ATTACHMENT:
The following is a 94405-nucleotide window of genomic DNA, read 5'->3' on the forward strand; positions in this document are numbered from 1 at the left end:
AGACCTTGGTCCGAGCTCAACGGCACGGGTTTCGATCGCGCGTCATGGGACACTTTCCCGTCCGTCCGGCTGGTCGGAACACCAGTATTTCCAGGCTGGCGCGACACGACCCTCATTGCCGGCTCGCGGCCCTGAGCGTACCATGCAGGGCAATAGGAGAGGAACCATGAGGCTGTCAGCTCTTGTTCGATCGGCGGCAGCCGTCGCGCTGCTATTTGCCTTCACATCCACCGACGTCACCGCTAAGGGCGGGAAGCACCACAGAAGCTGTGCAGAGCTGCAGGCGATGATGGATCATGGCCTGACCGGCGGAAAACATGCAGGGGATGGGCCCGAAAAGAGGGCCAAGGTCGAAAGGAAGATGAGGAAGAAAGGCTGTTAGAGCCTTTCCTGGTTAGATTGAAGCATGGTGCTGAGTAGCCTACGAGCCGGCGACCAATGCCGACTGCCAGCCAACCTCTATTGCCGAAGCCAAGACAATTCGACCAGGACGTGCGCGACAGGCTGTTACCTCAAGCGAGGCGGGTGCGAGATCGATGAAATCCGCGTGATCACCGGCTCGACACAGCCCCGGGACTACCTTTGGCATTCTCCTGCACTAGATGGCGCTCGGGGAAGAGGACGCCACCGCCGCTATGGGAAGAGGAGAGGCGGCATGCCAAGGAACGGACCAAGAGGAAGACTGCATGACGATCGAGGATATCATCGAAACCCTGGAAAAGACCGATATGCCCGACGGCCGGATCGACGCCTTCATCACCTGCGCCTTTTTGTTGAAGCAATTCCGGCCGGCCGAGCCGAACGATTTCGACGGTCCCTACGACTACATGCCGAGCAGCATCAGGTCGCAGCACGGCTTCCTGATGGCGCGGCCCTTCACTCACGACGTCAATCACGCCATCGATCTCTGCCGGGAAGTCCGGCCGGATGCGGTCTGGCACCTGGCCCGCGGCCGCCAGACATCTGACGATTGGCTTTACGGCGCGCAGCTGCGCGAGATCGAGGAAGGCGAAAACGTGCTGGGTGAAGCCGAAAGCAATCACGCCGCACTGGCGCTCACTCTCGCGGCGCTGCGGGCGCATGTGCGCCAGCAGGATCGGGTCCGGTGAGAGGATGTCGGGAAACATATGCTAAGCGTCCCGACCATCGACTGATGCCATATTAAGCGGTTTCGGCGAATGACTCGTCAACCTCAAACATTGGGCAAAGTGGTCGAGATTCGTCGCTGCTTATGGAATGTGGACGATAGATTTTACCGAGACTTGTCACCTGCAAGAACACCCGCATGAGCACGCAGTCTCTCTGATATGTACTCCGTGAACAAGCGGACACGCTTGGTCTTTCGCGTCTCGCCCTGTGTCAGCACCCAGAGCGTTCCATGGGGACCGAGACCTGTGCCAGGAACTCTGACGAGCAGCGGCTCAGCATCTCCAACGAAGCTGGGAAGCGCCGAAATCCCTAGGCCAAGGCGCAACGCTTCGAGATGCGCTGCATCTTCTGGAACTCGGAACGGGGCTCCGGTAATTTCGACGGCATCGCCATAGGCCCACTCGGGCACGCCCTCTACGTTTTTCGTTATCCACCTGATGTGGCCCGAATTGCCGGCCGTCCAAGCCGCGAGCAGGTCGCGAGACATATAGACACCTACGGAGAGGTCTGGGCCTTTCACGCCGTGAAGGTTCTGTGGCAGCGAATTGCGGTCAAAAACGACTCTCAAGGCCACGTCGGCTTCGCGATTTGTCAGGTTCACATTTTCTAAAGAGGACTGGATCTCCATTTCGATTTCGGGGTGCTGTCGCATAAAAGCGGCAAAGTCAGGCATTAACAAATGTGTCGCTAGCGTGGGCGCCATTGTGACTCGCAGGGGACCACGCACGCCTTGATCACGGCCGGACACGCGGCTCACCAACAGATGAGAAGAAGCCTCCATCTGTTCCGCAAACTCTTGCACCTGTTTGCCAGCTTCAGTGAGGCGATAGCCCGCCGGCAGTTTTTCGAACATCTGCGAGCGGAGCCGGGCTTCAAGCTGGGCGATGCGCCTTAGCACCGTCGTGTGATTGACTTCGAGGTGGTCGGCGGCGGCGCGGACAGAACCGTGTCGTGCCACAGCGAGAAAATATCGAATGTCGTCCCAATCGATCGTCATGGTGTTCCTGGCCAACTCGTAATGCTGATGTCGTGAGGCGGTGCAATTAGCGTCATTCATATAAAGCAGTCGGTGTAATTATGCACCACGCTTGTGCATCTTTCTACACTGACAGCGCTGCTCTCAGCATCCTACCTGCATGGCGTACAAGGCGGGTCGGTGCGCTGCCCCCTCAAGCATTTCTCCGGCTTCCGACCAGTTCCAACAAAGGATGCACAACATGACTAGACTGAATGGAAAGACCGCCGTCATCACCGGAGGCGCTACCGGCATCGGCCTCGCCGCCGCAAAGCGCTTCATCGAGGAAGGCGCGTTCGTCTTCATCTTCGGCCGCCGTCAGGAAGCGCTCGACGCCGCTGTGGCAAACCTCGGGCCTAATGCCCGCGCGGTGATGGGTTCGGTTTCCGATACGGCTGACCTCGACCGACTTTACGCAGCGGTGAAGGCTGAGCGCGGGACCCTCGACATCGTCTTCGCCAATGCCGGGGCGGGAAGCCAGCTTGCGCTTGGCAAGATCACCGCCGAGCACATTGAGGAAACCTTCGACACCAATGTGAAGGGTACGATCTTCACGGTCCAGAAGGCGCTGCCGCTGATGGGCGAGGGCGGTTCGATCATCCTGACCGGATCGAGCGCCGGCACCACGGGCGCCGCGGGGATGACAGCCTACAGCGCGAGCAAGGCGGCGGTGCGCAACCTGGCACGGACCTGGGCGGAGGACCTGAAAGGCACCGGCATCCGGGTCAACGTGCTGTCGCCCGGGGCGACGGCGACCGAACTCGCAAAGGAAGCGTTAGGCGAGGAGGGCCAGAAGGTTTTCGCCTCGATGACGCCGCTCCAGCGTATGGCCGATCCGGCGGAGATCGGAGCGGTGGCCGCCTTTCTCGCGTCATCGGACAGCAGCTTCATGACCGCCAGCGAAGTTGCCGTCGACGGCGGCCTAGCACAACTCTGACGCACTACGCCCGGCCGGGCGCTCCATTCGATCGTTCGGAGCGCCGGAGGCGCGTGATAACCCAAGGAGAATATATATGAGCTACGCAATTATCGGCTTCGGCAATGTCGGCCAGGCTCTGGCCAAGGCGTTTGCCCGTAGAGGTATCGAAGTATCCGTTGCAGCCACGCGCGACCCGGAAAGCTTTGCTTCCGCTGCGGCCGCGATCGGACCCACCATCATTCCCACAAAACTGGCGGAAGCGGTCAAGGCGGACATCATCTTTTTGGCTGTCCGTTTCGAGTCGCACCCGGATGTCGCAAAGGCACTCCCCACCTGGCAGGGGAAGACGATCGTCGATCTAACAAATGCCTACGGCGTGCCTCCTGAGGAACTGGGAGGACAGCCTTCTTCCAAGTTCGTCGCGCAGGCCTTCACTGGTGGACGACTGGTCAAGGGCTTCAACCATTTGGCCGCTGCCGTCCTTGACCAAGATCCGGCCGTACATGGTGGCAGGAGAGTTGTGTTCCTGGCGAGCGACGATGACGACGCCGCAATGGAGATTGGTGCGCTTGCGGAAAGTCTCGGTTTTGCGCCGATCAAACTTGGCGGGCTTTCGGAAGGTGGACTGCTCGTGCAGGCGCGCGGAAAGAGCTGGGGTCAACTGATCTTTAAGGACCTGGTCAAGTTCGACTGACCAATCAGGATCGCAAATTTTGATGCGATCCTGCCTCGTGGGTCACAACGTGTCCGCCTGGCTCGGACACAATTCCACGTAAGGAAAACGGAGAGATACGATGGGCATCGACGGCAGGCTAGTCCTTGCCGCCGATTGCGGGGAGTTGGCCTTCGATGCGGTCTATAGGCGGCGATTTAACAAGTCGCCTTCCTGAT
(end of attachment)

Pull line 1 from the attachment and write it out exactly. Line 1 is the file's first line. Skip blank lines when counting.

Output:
The following is a 94405-nucleotide window of genomic DNA, read 5'->3' on the forward strand; positions in this document are numbered from 1 at the left end: